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For 1 Attorney, A Lonely Legal Fight To Make Trump Comply With Rules

Washington, D.C., attorney Jeffrey Lovitky has taken it upon himself to sue President Trump.
Peter Overby
Washington, D.C., attorney Jeffrey Lovitky has taken it upon himself to sue President Trump.

President Trump marks his first year in the White House on Jan. 20. Since he took the oath, he's been dogged by questions about his hundreds of businesses and the conflicts of interest they pose.

In attempts to confront Trump and force him to address these conflicts, congressional Democrats, state attorneys general and watchdog groups have sued the president. So far, their cases have not advanced very far in court. A federal judge has dismissed one suit.

But there's another legal challenge to Trump, and that's coming from a lone attorney in Washington, D.C. — Jeffrey Lovitky, a solo practitioner who often sues federal agencies over complying with regulations.

Last year, he wound up suing Trump after combing through the president's personal financial disclosures. At the time, he told NPR it's not easy deciding to sue a sitting president.

"It is intimidating. I am intimidated. I mean, I would rather not be doing this," he told NPR last March.

Lovitky sued over an issue in the personal financial disclosure's list of liabilities. It's supposed to include just personal liabilities — mortgages and other debts. The lawsuit alleges that Trump commingled personal and corporate liabilities.

Among the biggest creditors on the list, Deutsche Bank is owed more than $130 million by Trump, on four loans.

Speaking with NPR last month, Lovitky said, "If the president is personally liable to Deutsche Bank, Deutsche Bank has a tremendous amount of leverage over the president, because every asset of the president could be attached by Deutsche Bank."

The Deutsche Bank loans are reported to be of interest to Department of Justice special counsel Robert Mueller as he investigates Russian interference in the 2016 presidential election and possible connections between the Trump campaign and Russia. The bank has declined to address these questions.

Lovitky filed a second lawsuit in December, naming two of Trump's top advisers, first daughter Ivanka Trump and her husband, Jared Kushner. It says that in Kushner's disclosure, information is incomplete or missing for 32 companies, raising the possibility of hidden conflicts of interest.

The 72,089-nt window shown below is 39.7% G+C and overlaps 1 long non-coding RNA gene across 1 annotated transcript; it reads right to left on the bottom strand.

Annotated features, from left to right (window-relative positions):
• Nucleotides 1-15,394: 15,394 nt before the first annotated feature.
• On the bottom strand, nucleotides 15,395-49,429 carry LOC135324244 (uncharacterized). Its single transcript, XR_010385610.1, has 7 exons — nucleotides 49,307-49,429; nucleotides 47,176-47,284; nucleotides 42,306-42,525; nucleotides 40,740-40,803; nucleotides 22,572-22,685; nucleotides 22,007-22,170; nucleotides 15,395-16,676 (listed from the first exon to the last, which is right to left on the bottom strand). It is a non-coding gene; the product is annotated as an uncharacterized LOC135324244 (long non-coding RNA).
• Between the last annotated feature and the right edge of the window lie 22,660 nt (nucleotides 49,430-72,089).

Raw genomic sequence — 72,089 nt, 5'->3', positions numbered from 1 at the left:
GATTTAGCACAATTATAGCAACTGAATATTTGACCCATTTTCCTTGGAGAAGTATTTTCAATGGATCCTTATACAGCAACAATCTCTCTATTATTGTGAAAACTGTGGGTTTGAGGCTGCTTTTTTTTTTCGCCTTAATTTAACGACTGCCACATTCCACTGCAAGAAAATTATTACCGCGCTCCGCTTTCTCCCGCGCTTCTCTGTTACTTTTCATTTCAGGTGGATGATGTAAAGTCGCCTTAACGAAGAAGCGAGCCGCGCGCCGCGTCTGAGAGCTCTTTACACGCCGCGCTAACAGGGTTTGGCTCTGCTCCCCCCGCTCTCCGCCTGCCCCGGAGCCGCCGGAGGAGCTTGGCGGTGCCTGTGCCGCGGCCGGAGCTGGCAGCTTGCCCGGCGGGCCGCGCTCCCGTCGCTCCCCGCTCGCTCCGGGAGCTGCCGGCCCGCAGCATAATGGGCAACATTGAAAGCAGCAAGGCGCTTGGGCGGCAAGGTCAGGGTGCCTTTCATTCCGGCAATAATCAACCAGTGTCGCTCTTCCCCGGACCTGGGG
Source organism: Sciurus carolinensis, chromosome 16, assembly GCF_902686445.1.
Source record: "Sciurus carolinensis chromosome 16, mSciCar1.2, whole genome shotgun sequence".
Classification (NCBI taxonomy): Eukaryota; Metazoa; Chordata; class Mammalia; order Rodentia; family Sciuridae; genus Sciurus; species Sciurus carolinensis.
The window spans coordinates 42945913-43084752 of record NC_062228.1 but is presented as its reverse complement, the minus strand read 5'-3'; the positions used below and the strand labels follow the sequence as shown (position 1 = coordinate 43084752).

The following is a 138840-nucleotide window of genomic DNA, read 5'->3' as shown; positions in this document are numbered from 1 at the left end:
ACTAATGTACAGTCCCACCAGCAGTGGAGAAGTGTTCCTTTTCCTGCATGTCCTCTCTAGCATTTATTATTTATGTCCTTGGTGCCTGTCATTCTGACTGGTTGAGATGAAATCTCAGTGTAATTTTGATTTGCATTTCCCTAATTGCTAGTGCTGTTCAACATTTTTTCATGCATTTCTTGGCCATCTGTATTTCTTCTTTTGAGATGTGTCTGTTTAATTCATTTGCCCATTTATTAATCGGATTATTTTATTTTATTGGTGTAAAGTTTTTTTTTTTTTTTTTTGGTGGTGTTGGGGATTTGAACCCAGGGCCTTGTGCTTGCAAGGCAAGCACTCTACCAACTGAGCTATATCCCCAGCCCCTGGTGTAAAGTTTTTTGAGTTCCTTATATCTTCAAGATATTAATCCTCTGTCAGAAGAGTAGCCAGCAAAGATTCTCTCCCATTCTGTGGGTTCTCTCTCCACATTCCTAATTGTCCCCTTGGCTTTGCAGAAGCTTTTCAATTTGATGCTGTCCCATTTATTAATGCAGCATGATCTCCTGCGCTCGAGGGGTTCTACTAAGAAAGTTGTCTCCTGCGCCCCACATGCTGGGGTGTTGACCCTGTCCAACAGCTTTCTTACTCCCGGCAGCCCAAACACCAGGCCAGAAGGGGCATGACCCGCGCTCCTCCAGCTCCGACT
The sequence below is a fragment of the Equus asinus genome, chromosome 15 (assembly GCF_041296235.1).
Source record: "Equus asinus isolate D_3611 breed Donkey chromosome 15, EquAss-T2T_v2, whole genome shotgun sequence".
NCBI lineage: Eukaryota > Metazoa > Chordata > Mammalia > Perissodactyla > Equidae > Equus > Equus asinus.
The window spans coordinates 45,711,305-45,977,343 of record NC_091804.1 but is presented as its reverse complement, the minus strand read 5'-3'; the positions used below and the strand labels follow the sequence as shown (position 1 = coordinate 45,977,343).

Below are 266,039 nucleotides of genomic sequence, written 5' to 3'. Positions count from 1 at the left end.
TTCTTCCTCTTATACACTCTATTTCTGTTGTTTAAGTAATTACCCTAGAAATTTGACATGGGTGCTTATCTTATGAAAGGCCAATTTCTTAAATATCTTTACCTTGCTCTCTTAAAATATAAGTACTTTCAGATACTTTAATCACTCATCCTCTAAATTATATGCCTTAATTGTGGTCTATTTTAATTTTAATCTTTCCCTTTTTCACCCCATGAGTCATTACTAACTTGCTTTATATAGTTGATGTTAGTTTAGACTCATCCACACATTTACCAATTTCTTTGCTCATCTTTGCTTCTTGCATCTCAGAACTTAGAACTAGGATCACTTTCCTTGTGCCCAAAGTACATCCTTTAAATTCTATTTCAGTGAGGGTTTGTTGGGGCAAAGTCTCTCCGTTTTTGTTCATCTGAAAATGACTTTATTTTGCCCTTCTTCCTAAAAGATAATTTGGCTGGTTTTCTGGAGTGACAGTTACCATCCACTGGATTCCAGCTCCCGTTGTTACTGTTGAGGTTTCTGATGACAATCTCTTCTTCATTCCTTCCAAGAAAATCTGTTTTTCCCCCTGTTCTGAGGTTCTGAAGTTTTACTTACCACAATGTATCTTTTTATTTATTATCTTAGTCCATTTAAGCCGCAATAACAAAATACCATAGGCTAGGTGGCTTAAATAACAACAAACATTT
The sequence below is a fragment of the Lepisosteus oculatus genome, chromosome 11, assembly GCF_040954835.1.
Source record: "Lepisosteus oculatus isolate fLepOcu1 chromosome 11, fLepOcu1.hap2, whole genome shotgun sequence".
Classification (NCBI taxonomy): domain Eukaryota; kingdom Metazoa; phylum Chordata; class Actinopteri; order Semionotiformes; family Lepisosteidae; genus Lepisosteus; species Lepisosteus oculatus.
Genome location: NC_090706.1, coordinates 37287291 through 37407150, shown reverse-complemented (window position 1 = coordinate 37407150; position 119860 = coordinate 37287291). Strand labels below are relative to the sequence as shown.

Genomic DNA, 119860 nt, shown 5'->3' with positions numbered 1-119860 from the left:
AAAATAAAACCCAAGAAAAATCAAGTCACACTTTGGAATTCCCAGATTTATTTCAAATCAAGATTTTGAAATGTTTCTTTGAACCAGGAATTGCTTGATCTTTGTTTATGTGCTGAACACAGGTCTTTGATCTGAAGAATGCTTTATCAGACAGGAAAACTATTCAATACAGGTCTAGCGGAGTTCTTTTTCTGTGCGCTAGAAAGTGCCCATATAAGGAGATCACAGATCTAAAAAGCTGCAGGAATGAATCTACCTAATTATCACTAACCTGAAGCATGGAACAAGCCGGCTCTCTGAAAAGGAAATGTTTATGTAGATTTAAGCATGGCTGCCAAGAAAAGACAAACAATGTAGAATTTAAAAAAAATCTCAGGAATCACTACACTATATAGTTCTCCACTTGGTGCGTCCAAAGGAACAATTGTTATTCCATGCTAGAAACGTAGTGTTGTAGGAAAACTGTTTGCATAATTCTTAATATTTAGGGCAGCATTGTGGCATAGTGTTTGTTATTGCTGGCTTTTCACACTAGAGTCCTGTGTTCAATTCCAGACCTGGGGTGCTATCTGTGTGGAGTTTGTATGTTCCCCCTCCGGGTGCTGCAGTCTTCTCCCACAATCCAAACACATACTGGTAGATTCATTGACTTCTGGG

"We don't know which types of companies they had a financial interest in, which in turn could affect how they perform their official duties," Lovitky said.

The White House calls the lawsuit frivolous. A spokesperson said Kushner's disclosure was certified by the Office of Government Ethics. Lovitky said that's also a problem.

"I don't believe either Ivanka Trump or Jared Kushner should receive a pass for this. And that's exactly what happened," he said.

Lovitky's first hurdle in both lawsuits is the question of legal standing. In the ethics cases filed last year, the Justice Department lawyers have led by challenging the plaintiff's standing to sue.

Standing involves questions of whether the disclosure problems hurt the plaintiff, and whether a lawsuit could fix it.

"It's a tall order to establish standing," said Louis Clark, executive director and CEO of the nonprofit Government Accountability Project, which helps whistleblowers. He said if Lovitky wins the battles over standing, things will get more serious.

"For that kind of challenge to be successful, you're really going to need some legal heft," Clark said of Lovitky's lawsuits. "I would hope that he would reach out and accept help from others who see the importance of what he's trying to do."

But at least so far, Lovitky stands alone, in what he sees as a mission.

"This is something that was not planned," he told NPR. He talked about duty — he was once an Army lawyer — and his career as a D.C. attorney.

"My entire legal background is essentially litigation against U.S. government officials," Lovitky said. "That's what I have done. So it's, I guess, my duty, my obligation to do it."

Copyright 2021 NPR. To see more, visit https://www.npr.org.

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Peter Overby has covered Washington power, money, and influence since a foresighted NPR editor created the beat in 1994.
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